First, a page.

PUEBLO — 21-year-old Kelsie Schelling disappeared on February 4, 2013. Schelling was pregnant at the time, and seemingly vanished after a trip from Denver to Pueblo, to see her ex-boyfriend, Donthe Lucas. Lucas is accused of killing Schelling, and is now the defendant in her murder trial.
We now know that the murder trial will begin as expected on Wed., February 3.
12 jurors and 4 alternates were sworn in for the Donthe Lucas trial in Pueblo this afternoon. Court is in recess, jurors told to report at 8 a.m. tomorrow, 2/3.— CO Courts (@CoCourts) February 2, 2021
On Monday, January 25, jury selection began for the trial. It is closed to the public, and could last for a week or more. Opening statements are expected on Wednesday of next week, but that all depends on how quickly the 12 person jury is selected. There will potentially be two alternates.
#PUEBLO: It’s day one of jury selection in the #DontheLucas trial. He’s accused of killing #KelsieSchelling, who disappeared in 2013. I’ve been told jury selection could last a week or more, with opening statements anticipated on February 3. @KOAA pic.twitter.com/PxxUOLmI56— Colette Bordelon (@ColetteBordelon) January 25, 2021
News5 spoke with Dennis Maes, a retired district judge, to learn more about the voir dire process, which literally means "to speak the truth." "It's a very emotional thing. I think that's going to be one of the areas that the lawyers will concentrate on when they're questioning the jurors, during voir dire, as to if they've read anything or seen anything about the case, whether or not they could put their personal feelings and their emotions aside, and make a decision based on the evidence that they see and hear during the trial, and that's their task," said Maes.
According to those with the Colorado Judicial Department, jury selection began on Monday with potential jurors filling out a questionnaire. A copy of the questionnaire will not be released to the public. On Tuesday, some individual questioning of potential jurors is expected to begin. "The attorneys will submit a list of questions that they think are appropriate, written questions for the jurors to fill out initially, to give the lawyers a little bit of information about them, and to determine whether or not there might be some bias involved one way or another... Those questionnaires will be provided to the attorneys, and then they will be used during the individual questioning of the jurors," said Maes.
Maes said this process is very detailed, and does take time. "I'm sure that both sides will be combing that jury list, and will have talked to their investigators and perhaps other people in the community to see if they can gather information about the jurors that might be presiding in the case," said Maes.
The passage of time since Schelling's disappearance could be problematic during jury selection. "The people that have, for instance, payed close attention to this case, probably followed it from day one, and they're going to have that etched in their minds," said Maes, who also said on the other side of that coin, there could be people who have forgotten the details or recently moved to the community, who may not have heard of the case.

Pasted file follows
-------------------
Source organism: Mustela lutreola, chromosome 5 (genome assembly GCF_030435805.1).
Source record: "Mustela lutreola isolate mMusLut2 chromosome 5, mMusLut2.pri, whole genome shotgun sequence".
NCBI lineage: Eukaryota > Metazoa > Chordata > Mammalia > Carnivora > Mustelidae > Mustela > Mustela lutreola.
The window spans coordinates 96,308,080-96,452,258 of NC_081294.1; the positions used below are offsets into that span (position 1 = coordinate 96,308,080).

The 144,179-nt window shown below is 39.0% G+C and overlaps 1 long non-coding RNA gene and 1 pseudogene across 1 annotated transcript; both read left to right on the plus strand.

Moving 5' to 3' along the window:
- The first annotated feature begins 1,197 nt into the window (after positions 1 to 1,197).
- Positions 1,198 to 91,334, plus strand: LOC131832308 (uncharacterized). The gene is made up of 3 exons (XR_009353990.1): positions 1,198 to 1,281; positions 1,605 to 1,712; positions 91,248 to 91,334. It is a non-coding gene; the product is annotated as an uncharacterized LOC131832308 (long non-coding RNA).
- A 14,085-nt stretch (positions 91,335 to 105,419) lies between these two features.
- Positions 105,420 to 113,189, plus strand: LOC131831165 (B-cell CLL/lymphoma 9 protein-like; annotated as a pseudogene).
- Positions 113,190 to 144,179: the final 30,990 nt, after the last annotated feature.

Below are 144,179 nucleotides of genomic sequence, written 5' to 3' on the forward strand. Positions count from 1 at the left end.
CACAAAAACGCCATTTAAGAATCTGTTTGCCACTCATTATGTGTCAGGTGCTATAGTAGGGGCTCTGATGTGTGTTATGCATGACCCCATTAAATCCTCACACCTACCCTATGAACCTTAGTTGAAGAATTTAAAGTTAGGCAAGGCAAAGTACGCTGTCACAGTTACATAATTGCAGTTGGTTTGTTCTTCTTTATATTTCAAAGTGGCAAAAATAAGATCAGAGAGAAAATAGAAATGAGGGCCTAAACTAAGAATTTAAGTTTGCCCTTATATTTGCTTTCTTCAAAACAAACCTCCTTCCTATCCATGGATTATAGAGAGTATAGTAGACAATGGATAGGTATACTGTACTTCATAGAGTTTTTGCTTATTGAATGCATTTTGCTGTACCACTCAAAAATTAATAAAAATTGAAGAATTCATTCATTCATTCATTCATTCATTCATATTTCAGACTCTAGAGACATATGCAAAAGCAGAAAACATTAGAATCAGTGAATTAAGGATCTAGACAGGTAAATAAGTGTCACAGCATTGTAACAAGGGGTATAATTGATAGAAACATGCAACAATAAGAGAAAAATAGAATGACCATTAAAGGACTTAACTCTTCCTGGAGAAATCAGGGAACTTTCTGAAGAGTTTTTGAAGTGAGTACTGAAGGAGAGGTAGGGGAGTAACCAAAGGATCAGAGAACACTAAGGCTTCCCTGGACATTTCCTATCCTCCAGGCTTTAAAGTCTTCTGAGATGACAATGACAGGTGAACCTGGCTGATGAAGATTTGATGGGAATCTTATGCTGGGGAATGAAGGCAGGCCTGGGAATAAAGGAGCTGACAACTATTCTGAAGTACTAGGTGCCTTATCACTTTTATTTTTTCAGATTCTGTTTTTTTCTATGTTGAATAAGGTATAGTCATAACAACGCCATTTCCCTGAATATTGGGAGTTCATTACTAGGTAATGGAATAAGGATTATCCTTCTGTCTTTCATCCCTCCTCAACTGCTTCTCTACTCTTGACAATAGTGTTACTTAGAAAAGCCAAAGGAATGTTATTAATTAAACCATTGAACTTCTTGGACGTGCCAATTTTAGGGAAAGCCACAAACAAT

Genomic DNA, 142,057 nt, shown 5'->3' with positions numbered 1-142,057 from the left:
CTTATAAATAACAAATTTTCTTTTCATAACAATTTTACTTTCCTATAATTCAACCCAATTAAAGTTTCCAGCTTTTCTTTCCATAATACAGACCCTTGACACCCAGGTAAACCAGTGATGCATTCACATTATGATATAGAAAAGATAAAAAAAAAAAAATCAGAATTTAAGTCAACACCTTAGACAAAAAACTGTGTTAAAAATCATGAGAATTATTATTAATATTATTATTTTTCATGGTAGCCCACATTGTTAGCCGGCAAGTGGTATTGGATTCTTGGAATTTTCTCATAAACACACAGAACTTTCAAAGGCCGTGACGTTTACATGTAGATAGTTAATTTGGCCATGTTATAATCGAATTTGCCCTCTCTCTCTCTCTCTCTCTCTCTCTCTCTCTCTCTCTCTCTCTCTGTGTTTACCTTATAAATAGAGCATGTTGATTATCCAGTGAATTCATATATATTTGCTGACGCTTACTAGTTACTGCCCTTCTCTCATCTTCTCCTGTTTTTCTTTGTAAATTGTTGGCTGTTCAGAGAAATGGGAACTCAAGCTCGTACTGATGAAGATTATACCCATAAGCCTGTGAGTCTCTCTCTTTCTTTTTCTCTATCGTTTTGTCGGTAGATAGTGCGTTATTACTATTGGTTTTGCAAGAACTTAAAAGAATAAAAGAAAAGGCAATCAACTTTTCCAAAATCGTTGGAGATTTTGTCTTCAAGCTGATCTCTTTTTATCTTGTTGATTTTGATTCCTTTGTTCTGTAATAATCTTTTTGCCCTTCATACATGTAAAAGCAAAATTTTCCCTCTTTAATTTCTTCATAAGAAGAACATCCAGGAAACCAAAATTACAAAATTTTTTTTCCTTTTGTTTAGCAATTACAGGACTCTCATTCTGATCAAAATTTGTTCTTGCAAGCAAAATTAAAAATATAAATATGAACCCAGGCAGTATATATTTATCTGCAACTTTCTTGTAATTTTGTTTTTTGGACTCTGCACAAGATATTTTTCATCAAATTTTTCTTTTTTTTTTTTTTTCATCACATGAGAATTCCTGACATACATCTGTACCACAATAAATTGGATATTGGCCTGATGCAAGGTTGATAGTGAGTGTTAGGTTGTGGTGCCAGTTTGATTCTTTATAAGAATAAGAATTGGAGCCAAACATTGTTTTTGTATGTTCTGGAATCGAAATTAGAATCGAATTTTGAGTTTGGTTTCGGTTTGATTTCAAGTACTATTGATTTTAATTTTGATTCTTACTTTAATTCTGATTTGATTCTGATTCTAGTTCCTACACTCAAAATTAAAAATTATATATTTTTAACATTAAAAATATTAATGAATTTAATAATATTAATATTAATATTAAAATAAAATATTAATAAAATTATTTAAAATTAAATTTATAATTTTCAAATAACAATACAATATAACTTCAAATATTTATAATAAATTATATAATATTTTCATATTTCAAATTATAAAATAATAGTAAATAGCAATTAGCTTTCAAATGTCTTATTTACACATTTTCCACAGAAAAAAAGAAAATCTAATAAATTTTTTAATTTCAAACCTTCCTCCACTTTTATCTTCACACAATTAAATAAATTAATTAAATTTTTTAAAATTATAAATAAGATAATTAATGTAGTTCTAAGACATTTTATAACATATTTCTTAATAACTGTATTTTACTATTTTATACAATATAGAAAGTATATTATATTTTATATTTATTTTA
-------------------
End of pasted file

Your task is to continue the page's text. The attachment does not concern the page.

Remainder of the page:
"I have great confidence in the jury trial system. I think they do a fabulous job under some of the most difficult circumstances they can find... They know the burden they're carrying. And one of the things in this particular case, is they're going to have to sit there, let's assume it goes a month, that's a lot of time to be taking it in."
Attorney Stephen Longo said there are generally two vetting processes during jury selection. "Attorneys can strike a juror for what we call 'cause.' So, you're trying to strike jurors for cause, if you don't want that juror, but the judge ultimately decides if a juror needs to be struck for cause or not," said Longo.
Longo added lawyers also have peremptory challenges, which are a certain number of opportunities to eliminate potential jurors without stating a reason.
"You have to give them enough information so you can question and probe enough to know what that juror is thinking or what information they do have, but you're not allowed to argue the facts and evidence at that point."
A case of this magnitude and with it's level of notoriety, combined with a relatively small community, makes it difficult to find people who have never heard of the case, according to Longo. "It's been an ongoing story right, so you always have the chance that more people are talking about it, definitely now... And that's the tough part for the presiding judge is you have to draw a line somewhere, because everyone is going to have some proximity to the case," explained Longo.
Longo and Maes are confident the jury will be seated successfully.
Laura Saxton, Schelling's mother, provided News5 with a statement on the first day of jury selection.
"Just praying for the best possible jury, and also praying for them, because I know this is going to be a difficult process for them."
No cameras or live reporting will be allowed during the trial. Our Colette Bordelon will be there throughout the trial, and will have your coverage of the courtroom every evening. To see the most recent updates, follow her on Twitter at @ColetteBordelon.